Neoliberal Economics and Undergraduate Poverty Education

Authored by: Kevin D. Blair , Gabriel A. Santos

The Routledge Handbook of Poverty in the United States

Print publication date:  December  2014
Online publication date:  December  2014

Print ISBN: 9780415673440
eBook ISBN: 9781315755519
Adobe ISBN: 9781317627401


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Educating undergraduates at American universities about poverty via an integrated series of courses leading to a minor is a small, but steadily growing, phenomenon. These efforts to strengthen undergraduate poverty education stem from a desire to aid the poor, but also from the need to provide students with the tools they need to develop an ethical orientation that can challenge the basic assumptions of neoliberal economics and policies that tend to dominate undergraduate education in the areas of business and economics on American campuses. As noted by Craig Murphy (2001, p. 354) amongst others (Stiglitz, 2012), it is vital that we educate undergraduate students on the consequences likely to arise “in a world in which some of us are so relatively rich and others so relatively poor.” Echoing Murphy’s concerns, Krian and Shadle (2006, p. 52) note:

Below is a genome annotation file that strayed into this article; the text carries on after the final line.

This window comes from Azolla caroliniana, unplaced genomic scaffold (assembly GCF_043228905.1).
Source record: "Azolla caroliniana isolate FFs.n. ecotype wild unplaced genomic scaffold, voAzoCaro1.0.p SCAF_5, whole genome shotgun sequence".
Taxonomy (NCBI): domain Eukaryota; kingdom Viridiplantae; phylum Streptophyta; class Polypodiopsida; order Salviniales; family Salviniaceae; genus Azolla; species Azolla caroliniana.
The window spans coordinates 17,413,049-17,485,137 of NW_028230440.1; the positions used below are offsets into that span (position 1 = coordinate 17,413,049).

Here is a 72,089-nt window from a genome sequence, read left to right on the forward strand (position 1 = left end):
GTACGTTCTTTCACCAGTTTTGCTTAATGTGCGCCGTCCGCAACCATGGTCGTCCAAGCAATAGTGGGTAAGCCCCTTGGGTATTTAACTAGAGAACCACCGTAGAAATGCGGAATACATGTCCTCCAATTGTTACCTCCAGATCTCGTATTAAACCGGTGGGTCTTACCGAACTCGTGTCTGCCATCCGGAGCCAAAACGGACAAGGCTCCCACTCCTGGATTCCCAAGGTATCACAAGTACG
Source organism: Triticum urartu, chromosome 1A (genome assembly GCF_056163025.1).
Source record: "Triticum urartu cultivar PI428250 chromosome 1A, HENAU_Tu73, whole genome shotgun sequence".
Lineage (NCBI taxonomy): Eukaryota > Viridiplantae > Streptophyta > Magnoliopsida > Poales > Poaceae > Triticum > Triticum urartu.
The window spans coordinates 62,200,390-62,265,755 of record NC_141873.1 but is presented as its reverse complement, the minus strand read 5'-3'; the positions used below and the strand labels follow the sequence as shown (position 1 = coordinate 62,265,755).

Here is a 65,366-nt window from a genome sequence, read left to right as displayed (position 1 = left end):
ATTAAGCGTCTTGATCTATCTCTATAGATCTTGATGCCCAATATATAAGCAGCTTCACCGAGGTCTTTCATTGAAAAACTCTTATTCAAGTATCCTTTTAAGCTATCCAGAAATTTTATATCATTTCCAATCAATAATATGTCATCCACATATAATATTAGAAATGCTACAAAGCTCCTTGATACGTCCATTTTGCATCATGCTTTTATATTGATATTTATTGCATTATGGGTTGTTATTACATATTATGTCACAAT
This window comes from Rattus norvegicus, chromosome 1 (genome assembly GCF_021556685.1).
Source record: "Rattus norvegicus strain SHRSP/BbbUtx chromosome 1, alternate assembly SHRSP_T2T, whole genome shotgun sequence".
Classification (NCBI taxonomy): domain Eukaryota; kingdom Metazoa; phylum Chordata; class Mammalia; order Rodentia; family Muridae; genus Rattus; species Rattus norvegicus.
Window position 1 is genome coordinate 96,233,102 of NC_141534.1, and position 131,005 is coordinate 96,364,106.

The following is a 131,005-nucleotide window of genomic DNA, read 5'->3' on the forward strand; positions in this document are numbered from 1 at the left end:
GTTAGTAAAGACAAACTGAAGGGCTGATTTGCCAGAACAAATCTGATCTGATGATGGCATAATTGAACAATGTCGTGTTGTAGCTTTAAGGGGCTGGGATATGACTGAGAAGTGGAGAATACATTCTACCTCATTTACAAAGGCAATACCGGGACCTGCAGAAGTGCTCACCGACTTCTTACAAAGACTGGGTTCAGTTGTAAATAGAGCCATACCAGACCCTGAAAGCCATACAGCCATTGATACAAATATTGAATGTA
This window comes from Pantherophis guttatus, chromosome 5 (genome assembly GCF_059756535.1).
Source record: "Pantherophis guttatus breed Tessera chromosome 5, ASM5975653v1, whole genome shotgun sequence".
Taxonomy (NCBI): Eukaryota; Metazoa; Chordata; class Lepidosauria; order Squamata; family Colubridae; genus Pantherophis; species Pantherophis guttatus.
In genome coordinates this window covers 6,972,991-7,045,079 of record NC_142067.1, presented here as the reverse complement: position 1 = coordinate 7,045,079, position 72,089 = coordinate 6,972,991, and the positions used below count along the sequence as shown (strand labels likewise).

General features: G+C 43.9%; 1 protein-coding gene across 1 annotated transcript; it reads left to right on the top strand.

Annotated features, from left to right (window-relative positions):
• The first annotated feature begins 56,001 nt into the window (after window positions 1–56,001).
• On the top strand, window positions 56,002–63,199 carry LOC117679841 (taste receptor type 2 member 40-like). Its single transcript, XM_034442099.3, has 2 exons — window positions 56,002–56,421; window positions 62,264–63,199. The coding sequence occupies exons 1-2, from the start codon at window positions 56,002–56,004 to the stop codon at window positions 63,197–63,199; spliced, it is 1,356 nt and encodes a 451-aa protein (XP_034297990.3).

Very few undergraduates have more than a basic understanding of this global crisis, and very few college courses deal adequately with that knowledge gap. The issue can seem very abstract to college students, particularly those in the developed world who are surrounded by all-you-can-eat dining options and an endless array of fast-food delivery services. To help bridge the gap between the reality of poverty, inequality, and hunger, and that of the average college student, innovative pedagogical techniques must be used.

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